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-   -   No eth0 on Slackware 12.0, using Netgear FA311 (RTL 8139) NIC (

SiliconBadger 03-16-2008 02:18 PM

No eth0 on Slackware 12.0, using Netgear FA311 (RTL 8139) NIC
I am really starting to question what skills I thought I had at getting things to work on Linux. I've never had a problem like this before.

In the past, it's been pretty easy to get NICs working with Linux. I got a Netgear FA311(v2) recently, because I know there is Linux support for the RTL8139 chipset.

The problem is, as I see it, that when I do ifconfig eth0 up, it says

eth0: ERROR while getting interface flags: No such device
I am running kernel version Now, there are two possible kernel drivers that would be appropriate for this card, the "8139too", and the "8139cp" modules. The 8139cp is labeled "EXPERIMENTAL" in the kernel config, so I don't know if I want to use it. Here's what I've got:

dmesg|grep 8139:

8139too Fast Ethernet driver 0.9.28
eth0: RealTek RTL8139 at 0xd000, 00:1e:2a:3e:cd:64, IRQ 11
eth0: Identified 8139 chip type 'RTL-8100B/8139D'
lsmod|grep 8139:

8139too 28736 0
mii 4400 1 8139too
This all looks good to me, except that I get the aforementioned error when trying to bring up eth0 using ifconfig.

Also, I've used the 8139cp module, and it also uses the "mii" module, but it doesn't get eth0 going either, and also dmesg has some info (after loading 8139cp) indicating that it isn't the right driver for this card, and that I should try the "8139too" driver.

Just for grins, here is the relevant output of lspci:

00:09.0 Ethernet controller: Realtek Semiconductor Co., Ltd. RTL-8139/8139C/8139C+ (rev 10)
Please help, as I have been tearing my hair out for a whole day with this problem, and that's after I spent 2 days (solid, 8 hour days) finding out that trying to configure wifi in linux is apparently a process the magnitude of which I could write a dissertation on. I'm really really furious now just remembering all this wasted time. Please help!!!

ciotog 03-16-2008 07:19 PM

Hmm... The only thing I can think of would be to try disabling Plug and Play support in the BIOS.

Also according to the Gentoo wiki, you should be using the "National Semiconductor DP8381X" driver instead of the RTL:

SiliconBadger 03-17-2008 05:09 PM

Thanks for the response. I will give that a try. I'm not near the computer that's having the problems at the moment, but I did download kernel and used "make menuconfig" to check for the option to use the National Semiconductor DP8381X, and there wasn't one. But, I downloaded kernel, and it is in that one. Maybe I shouldn't be using kernel 2.6. I'm not sure why I would want it, except that it's newer.

Anyway, I'm leaning toward the notion that there may be something wrong with my motherboard, or some other component in the system. I'm no guru or anything, but I was pretty sure that once you have the proper module loaded (or built into) the kernel, it should create the /dev/eth0 (or whatever it should be) and the device will at least be visible, if not working properly. I want to do anything I can to learn of some other procedure(s) that could be used to further troubleshoot this issue.

ciotog 03-17-2008 08:49 PM

That's odd, I have the 2.6.23 kernel source and there's an option for the National Semiconductor DP8381x under Device Drivers -> Network device support -> Ethernet (10 or 100Mbit) -> EISA, VLB, PCI and on board controllers.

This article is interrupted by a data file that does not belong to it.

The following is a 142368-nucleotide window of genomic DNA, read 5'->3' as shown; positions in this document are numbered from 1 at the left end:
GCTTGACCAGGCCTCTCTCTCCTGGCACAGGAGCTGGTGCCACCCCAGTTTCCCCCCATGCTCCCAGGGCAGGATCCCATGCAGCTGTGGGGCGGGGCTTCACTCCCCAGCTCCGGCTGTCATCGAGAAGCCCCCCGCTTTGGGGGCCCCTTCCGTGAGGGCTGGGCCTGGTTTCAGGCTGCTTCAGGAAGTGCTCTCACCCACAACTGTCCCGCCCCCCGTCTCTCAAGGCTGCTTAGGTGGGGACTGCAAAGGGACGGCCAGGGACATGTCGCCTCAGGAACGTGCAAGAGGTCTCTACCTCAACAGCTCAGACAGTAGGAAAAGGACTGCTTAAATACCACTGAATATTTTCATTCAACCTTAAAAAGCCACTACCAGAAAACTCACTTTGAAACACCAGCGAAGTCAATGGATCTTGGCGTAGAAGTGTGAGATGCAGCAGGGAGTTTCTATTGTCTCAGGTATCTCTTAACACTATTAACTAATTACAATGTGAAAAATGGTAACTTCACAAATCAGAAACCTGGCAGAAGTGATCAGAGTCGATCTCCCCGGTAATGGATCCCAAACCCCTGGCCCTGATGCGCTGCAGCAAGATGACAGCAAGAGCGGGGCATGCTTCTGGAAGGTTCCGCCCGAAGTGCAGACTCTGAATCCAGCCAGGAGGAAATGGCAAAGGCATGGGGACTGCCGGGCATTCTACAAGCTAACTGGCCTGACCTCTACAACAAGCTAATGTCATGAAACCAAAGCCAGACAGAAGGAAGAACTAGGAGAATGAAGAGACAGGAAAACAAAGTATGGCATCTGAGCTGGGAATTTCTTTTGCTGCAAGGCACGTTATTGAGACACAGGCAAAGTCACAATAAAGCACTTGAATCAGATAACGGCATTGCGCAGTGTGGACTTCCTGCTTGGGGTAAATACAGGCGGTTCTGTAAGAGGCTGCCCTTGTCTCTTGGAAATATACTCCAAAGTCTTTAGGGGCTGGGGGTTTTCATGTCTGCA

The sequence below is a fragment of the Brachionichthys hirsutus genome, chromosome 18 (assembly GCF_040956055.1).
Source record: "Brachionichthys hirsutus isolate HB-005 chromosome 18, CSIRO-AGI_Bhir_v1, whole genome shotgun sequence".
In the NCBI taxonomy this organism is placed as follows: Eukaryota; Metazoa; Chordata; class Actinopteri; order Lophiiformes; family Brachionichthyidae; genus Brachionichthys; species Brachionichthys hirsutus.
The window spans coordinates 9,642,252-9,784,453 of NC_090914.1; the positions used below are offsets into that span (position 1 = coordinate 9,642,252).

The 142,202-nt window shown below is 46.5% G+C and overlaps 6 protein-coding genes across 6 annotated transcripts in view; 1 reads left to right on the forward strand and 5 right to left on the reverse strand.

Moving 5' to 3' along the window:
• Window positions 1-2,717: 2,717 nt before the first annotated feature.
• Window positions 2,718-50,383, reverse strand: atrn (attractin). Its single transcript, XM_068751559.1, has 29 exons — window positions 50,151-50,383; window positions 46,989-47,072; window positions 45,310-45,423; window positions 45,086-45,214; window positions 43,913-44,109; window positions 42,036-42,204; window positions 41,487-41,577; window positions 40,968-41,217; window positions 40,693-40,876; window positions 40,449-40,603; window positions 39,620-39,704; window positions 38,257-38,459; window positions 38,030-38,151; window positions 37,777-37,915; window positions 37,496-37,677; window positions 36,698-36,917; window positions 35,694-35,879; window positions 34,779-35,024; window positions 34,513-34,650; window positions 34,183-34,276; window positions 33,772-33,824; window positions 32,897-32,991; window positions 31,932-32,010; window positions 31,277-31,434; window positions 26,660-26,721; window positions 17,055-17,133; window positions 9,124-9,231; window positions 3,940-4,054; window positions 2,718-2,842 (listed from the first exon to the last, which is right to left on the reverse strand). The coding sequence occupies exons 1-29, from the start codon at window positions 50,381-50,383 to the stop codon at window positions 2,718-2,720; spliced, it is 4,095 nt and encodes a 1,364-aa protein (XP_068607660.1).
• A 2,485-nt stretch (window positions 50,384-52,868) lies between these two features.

Maybe a realtek card is using the same hardware ID, or your card is misreporting it for some reason. What does it say for 00:09 when you run the following as root?:

pcitweak -l
It ought to say "chip 100b,0020 card 1385,f311" and then some other stuff, if it is a Netgear FA311 with the NatSemi chipset.

Well according to netgear they have two FA311 cards, and only one of them is supported in Linux:

Maybe the unsupported one is using the Realtek chipset that's not handled by the 8139too driver.

cousinnewt 03-19-2008 07:00 PM

No eth0
Silicon Badger:

Check also that /etc/ifplugd/ifplugd.conf has an "INTERFACE=" line like this (with the quotes around eth0):


and then check that a file in /etc/modprobe.d/ has a file with an alias line for the interface to your driver. The modprobe.d directory may have a link to /etc/modprobe.conf and for good measure also put the alias in /etc/modules.conf like so:

alias eth0 8139too

Use the appropriate driver, of course.

Good luck. N.

manuelmrtz 04-02-2008 04:49 PM

Installing a New Ethernet Card on Linux (NETGEAR FA311 v2)
I installed an additional Ethernet card on my UBUNTU 6.06 LTS box. It just takes less then 10 minute to have it working. No additional Drivers Needed. :)

Follow these steps.
After installing the card:
1. Log in as root.
2. Modify /etc/network/interfaces.

2a. I first modified the "auto" line and added "eth1".
2b. Then I added "iface eth1 inet dhcp" in the bottom.

2c. The file likes like this :
# This file describes the network interfaces available on your system
# and how to activate them. For more information, see interfaces(5).

# The loopback network interface
auto lo eth0 eth1

iface lo inet loopback

# The primary network interface
# auto eth0
# iface eth0 inet dhcp

iface eth0 inet static

iface eth1 inet dhcp

2d. Save changes to the file and exit.

3. restart by executing "/etc/init.d/networking restart".

4. Sit, relax, and have a beer....

Manny Martinez

SiliconBadger 06-13-2012 09:36 PM


I installed an additional Ethernet card on my UBUNTU 6.06 LTS box. It just takes less then 10 minute to have it working. No additional Drivers Needed. :)
That's great Manny, but we don't have Dance Dance Revolution so... you're dumb.

P.S. Gloating about how it works for you on a system that's irrelevant to the discussion is just plain rude.

P.P.S. I am now using Gentoo and do not have any issues.

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